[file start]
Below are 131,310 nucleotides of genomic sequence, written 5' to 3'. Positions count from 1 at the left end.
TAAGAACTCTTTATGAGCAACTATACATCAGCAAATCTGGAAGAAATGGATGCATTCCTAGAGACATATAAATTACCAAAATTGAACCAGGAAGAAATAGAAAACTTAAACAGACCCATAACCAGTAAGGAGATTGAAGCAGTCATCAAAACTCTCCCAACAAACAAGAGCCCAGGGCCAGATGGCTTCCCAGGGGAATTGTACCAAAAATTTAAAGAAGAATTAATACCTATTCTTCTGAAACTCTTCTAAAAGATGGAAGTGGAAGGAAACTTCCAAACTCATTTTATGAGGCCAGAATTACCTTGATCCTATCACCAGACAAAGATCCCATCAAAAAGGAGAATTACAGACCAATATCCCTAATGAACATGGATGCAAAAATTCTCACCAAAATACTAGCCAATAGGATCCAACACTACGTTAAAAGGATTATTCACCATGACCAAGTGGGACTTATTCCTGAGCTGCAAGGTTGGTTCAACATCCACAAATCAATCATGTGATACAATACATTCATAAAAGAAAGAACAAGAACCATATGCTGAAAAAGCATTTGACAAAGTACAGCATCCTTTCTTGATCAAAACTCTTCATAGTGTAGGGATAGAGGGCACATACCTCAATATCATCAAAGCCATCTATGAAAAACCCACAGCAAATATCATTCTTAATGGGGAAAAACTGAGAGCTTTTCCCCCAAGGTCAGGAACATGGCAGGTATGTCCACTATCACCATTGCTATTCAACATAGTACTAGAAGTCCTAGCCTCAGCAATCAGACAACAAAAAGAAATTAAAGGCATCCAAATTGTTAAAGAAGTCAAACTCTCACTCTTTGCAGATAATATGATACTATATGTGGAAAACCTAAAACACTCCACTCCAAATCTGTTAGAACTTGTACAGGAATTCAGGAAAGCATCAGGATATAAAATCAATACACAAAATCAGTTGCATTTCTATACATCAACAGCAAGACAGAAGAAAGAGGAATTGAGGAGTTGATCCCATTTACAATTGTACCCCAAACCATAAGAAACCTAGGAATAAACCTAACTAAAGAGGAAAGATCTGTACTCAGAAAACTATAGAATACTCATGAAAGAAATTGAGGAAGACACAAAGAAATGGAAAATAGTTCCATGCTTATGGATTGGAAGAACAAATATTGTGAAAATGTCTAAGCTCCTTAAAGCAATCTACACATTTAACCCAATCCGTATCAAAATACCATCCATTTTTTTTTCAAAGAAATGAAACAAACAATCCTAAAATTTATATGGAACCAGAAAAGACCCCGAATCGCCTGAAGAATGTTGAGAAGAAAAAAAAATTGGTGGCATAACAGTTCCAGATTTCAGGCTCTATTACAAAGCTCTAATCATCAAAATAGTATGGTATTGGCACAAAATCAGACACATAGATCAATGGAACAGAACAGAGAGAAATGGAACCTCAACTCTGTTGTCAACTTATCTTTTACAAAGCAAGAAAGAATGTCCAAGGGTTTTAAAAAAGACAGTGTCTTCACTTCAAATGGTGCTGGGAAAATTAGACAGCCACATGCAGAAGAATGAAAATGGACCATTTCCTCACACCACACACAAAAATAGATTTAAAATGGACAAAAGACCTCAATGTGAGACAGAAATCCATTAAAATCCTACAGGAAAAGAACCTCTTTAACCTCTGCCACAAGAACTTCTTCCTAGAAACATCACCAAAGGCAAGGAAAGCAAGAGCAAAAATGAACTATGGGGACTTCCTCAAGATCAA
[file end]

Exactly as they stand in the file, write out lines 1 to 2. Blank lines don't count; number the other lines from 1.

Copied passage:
Below are 131,310 nucleotides of genomic sequence, written 5' to 3'. Positions count from 1 at the left end.
TAAGAACTCTTTATGAGCAACTATACATCAGCAAATCTGGAAGAAATGGATGCATTCCTAGAGACATATAAATTACCAAAATTGAACCAGGAAGAAATAGAAAACTTAAACAGACCCATAACCAGTAAGGAGATTGAAGCAGTCATCAAAACTCTCCCAACAAACAAGAGCCCAGGGCCAGATGGCTTCCCAGGGGAATTGTACCAAAAATTTAAAGAAGAATTAATACCTATTCTTCTGAAACTCTTCTAAAAGATGGAAGTGGAAGGAAACTTCCAAACTCATTTTATGAGGCCAGAATTACCTTGATCCTATCACCAGACAAAGATCCCATCAAAAAGGAGAATTACAGACCAATATCCCTAATGAACATGGATGCAAAAATTCTCACCAAAATACTAGCCAATAGGATCCAACACTACGTTAAAAGGATTATTCACCATGACCAAGTGGGACTTATTCCTGAGCTGCAAGGTTGGTTCAACATCCACAAATCAATCATGTGATACAATACATTCATAAAAGAAAGAACAAGAACCATATGCTGAAAAAGCATTTGACAAAGTACAGCATCCTTTCTTGATCAAAACTCTTCATAGTGTAGGGATAGAGGGCACATACCTCAATATCATCAAAGCCATCTATGAAAAACCCACAGCAAATATCATTCTTAATGGGGAAAAACTGAGAGCTTTTCCCCCAAGGTCAGGAACATGGCAGGTATGTCCACTATCACCATTGCTATTCAACATAGTACTAGAAGTCCTAGCCTCAGCAATCAGACAACAAAAAGAAATTAAAGGCATCCAAATTGTTAAAGAAGTCAAACTCTCACTCTTTGCAGATAATATGATACTATATGTGGAAAACCTAAAACACTCCACTCCAAATCTGTTAGAACTTGTACAGGAATTCAGGAAAGCATCAGGATATAAAATCAATACACAAAATCAGTTGCATTTCTATACATCAACAGCAAGACAGAAGAAAGAGGAATTGAGGAGTTGATCCCATTTACAATTGTACCCCAAACCATAAGAAACCTAGGAATAAACCTAACTAAAGAGGAAAGATCTGTACTCAGAAAACTATAGAATACTCATGAAAGAAATTGAGGAAGACACAAAGAAATGGAAAATAGTTCCATGCTTATGGATTGGAAGAACAAATATTGTGAAAATGTCTAAGCTCCTTAAAGCAATCTACACATTTAACCCAATCCGTATCAAAATACCATCCATTTTTTTTTCAAAGAAATGAAACAAACAATCCTAAAATTTATATGGAACCAGAAAAGACCCCGAATCGCCTGAAGAATGTTGAGAAGAAAAAAAAATTGGTGGCATAACAGTTCCAGATTTCAGGCTCTATTACAAAGCTCTAATCATCAAAATAGTATGGTATTGGCACAAAATCAGACACATAGATCAATGGAACAGAACAGAGAGAAATGGAACCTCAACTCTGTTGTCAACTTATCTTTTACAAAGCAAGAAAGAATGTCCAAGGGTTTTAAAAAAGACAGTGTCTTCACTTCAAATGGTGCTGGGAAAATTAGACAGCCACATGCAGAAGAATGAAAATGGACCATTTCCTCACACCACACACAAAAATAGATTTAAAATGGACAAAAGACCTCAATGTGAGACAGAAATCCATTAAAATCCTACAGGAAAAGAACCTCTTTAACCTCTGCCACAAGAACTTCTTCCTAGAAACATCACCAAAGGCAAGGAAAGCAAGAGCAAAAATGAACTATGGGGACTTCCTCAAGATCAA